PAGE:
Longnose Gar Shot By Virginia Bow Fisherman Shatters State Record

by Matthew Memrick

A bow fisherman broke the Virginia state record for a longnose gar in September by two pounds.

According to WhiskeyRiff, Shawn Kennedy pulled in a 23-pound gar recently. He beat the record of 21 pounds from 2019. His fish came in at 4-feet, 6-inches long, with a 17.5-inch girth.

Kennedy said he didn’t realize how big the Gar was until he got it next to the boat.

“I was like ‘wow!’” Kennedy said. “I have a 55-gallon drum that I put my catch in. I knew right away that it wasn’t going to fit in there. It was bigger than any I’d gotten before.”

Gar Fishing After Midnight

Kennedy and his 18-year-old stepdaughter were fishing along the Pamunkey River, just northeast of Richmond. A combination of good weather and luck turned into a prize-winning fish.

Though he was unfamiliar with the river, he noticed two shadows swimming for his jon boat and took a chance at the second shadow.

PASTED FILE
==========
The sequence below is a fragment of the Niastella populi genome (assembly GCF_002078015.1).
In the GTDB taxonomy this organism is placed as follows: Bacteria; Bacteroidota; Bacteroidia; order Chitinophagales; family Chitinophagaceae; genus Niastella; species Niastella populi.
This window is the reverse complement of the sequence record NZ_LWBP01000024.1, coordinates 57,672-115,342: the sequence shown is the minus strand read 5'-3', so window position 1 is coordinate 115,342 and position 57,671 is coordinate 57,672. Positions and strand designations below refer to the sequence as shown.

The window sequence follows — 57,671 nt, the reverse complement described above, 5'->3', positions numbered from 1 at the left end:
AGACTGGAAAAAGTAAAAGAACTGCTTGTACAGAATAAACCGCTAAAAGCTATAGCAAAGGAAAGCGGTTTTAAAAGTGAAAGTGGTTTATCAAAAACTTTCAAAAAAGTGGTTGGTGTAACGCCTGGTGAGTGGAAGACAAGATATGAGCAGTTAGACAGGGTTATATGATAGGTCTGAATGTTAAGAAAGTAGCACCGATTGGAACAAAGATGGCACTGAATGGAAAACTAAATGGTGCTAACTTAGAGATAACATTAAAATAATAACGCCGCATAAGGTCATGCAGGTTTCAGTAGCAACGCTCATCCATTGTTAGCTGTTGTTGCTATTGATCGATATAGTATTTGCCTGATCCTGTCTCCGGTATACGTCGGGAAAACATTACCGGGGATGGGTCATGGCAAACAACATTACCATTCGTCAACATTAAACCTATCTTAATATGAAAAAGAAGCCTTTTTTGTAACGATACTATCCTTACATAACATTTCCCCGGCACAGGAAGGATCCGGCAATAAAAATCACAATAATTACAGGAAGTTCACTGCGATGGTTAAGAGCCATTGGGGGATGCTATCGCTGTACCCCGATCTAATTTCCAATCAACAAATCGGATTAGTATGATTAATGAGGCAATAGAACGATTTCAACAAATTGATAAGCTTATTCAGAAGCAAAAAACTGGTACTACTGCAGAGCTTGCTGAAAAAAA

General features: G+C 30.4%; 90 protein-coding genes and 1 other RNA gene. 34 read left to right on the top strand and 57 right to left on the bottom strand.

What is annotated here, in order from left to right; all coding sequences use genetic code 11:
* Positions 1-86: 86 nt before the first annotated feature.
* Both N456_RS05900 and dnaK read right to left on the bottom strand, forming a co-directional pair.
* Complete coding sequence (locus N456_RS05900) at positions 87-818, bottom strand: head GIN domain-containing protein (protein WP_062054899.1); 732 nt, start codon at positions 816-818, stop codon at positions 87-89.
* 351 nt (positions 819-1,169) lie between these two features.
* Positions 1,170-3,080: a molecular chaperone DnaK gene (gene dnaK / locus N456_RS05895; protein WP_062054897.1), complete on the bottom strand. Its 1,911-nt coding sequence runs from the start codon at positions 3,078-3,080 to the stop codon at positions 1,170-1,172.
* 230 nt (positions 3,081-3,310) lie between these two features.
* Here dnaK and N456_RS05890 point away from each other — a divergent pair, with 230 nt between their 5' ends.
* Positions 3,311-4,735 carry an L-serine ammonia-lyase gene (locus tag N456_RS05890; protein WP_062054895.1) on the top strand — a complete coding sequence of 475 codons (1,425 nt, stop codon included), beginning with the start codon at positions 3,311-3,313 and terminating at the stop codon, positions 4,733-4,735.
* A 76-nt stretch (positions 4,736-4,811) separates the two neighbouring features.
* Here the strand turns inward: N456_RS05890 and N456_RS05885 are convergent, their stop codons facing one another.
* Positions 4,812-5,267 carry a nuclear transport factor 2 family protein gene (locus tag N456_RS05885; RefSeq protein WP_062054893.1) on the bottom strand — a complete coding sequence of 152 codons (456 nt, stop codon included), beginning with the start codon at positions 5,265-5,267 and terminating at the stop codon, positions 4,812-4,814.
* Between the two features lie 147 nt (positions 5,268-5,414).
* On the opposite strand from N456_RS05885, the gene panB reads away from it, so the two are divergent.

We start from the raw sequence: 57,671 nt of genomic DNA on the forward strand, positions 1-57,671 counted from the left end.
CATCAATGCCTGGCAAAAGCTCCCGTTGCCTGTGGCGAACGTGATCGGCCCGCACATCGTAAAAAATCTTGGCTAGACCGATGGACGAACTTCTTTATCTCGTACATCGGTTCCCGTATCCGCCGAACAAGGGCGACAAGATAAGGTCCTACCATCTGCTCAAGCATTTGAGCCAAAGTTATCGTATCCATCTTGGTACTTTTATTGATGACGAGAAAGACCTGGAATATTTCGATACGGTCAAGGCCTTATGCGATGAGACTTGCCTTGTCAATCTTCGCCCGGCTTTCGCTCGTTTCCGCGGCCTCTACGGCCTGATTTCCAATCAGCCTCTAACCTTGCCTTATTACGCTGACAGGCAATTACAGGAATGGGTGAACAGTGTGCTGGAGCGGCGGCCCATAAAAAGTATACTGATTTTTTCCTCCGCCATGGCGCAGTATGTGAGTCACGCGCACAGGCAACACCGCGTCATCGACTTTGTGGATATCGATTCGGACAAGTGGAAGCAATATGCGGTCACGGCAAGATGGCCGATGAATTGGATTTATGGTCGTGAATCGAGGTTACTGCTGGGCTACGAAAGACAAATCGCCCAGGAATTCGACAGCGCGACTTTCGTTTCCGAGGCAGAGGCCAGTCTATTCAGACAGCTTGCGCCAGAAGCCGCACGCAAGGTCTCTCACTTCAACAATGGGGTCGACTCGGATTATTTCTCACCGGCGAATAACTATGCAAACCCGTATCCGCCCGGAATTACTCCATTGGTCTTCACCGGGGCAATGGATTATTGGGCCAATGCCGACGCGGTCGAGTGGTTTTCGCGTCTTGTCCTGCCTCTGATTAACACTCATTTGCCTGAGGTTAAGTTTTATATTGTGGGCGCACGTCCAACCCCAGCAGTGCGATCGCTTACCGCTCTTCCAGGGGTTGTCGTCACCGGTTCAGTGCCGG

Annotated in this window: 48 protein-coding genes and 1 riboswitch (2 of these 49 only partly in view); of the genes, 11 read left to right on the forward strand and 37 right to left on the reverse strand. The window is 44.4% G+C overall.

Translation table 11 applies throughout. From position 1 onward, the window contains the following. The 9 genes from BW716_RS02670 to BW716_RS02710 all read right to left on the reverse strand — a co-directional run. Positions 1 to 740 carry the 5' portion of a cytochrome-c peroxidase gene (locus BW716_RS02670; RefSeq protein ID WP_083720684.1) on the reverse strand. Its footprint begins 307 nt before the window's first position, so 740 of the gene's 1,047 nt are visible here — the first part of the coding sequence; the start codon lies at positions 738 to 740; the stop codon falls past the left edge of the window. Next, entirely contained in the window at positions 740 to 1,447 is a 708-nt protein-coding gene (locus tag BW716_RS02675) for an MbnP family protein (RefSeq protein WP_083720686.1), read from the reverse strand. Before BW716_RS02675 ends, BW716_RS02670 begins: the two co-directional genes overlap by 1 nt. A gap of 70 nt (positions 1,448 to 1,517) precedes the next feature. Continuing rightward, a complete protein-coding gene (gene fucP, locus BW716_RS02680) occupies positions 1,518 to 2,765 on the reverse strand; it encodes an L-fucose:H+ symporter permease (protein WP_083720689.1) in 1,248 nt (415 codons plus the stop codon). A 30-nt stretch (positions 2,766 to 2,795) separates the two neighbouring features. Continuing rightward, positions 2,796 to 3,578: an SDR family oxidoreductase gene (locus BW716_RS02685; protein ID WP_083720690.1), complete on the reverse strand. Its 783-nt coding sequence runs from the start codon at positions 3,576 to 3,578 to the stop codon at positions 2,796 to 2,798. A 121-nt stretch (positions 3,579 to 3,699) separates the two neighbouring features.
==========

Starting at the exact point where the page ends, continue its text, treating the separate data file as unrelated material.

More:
“I was in shorts and sandals,” the Providence Forge resident said. “and I thought because I had an arrow in it and it was flopping around, that all the blood I was seeing was from the fish.”

Strangely, the blood he got in the boat from the catch was his. He didn’t say if he cut himself on the longnose gar’s sharp scales.

The bow fisherman said he only started with the fishing method in 2018. Kennedy was tired of the slow pace and inconsistency of regular fishing and wanted to get faster results. 

A Taste For Longnose Gar

The former Marine said he’s got a preference for gar fishing, saying they taste like venison tenderloin. Yes, he’s knows it’s a rough fish, but that hasn’t stopped him from gar fishing.

“I knew all the tales that they’re a trash fish and eat up more fish than their body weight,” Kennedy said. “But they’re actually pretty cool.” 

But, in this case, he donated the prized fish to the Department of Wildlife. That is, of course, after it was certified and recognized by the State Record Committee.

According to Field and Stream, the agency has never had a longnose gar that large to study. But now, they will check the dead fish for toxins, age, and dietary habits, among other things.

Though he doesn’t get to fish as much as he likes, the metal yard worker said he likes to bow-fish once a month. 

The constant movement of bow fishing, Kennedy said, is about “cruising through creeks and constantly exploring.” 

Checking out the nighttime aquatic life is also a bonus, he said.

Blake Deal held the previous Gar record. He caught a 21-pound, 13-ounce longnose gar at Lake Gaston, which runs on the Virginia-North Carolina border.